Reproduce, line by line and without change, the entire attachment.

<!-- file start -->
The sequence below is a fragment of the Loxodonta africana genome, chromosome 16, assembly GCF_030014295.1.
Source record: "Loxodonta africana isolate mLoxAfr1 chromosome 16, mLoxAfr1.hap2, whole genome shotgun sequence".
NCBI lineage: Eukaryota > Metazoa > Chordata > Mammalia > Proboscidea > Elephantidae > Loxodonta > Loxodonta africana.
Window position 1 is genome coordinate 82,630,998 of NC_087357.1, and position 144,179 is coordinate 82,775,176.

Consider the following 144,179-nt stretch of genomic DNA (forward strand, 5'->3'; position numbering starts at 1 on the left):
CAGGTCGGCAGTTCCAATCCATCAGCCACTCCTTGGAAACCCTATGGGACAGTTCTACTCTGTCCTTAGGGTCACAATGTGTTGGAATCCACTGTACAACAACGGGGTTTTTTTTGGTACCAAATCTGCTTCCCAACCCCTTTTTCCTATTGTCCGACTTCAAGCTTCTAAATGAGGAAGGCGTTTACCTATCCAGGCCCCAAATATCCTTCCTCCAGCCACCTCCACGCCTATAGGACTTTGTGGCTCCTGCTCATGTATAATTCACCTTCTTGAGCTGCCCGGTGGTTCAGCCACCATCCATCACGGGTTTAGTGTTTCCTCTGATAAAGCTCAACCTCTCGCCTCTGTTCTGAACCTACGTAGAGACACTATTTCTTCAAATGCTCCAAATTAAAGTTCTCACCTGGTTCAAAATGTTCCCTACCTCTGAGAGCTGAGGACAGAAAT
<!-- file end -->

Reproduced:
The sequence below is a fragment of the Loxodonta africana genome, chromosome 16, assembly GCF_030014295.1.
Source record: "Loxodonta africana isolate mLoxAfr1 chromosome 16, mLoxAfr1.hap2, whole genome shotgun sequence".
NCBI lineage: Eukaryota > Metazoa > Chordata > Mammalia > Proboscidea > Elephantidae > Loxodonta > Loxodonta africana.
Window position 1 is genome coordinate 82,630,998 of NC_087357.1, and position 144,179 is coordinate 82,775,176.

Consider the following 144,179-nt stretch of genomic DNA (forward strand, 5'->3'; position numbering starts at 1 on the left):
CAGGTCGGCAGTTCCAATCCATCAGCCACTCCTTGGAAACCCTATGGGACAGTTCTACTCTGTCCTTAGGGTCACAATGTGTTGGAATCCACTGTACAACAACGGGGTTTTTTTTGGTACCAAATCTGCTTCCCAACCCCTTTTTCCTATTGTCCGACTTCAAGCTTCTAAATGAGGAAGGCGTTTACCTATCCAGGCCCCAAATATCCTTCCTCCAGCCACCTCCACGCCTATAGGACTTTGTGGCTCCTGCTCATGTATAATTCACCTTCTTGAGCTGCCCGGTGGTTCAGCCACCATCCATCACGGGTTTAGTGTTTCCTCTGATAAAGCTCAACCTCTCGCCTCTGTTCTGAACCTACGTAGAGACACTATTTCTTCAAATGCTCCAAATTAAAGTTCTCACCTGGTTCAAAATGTTCCCTACCTCTGAGAGCTGAGGACAGAAAT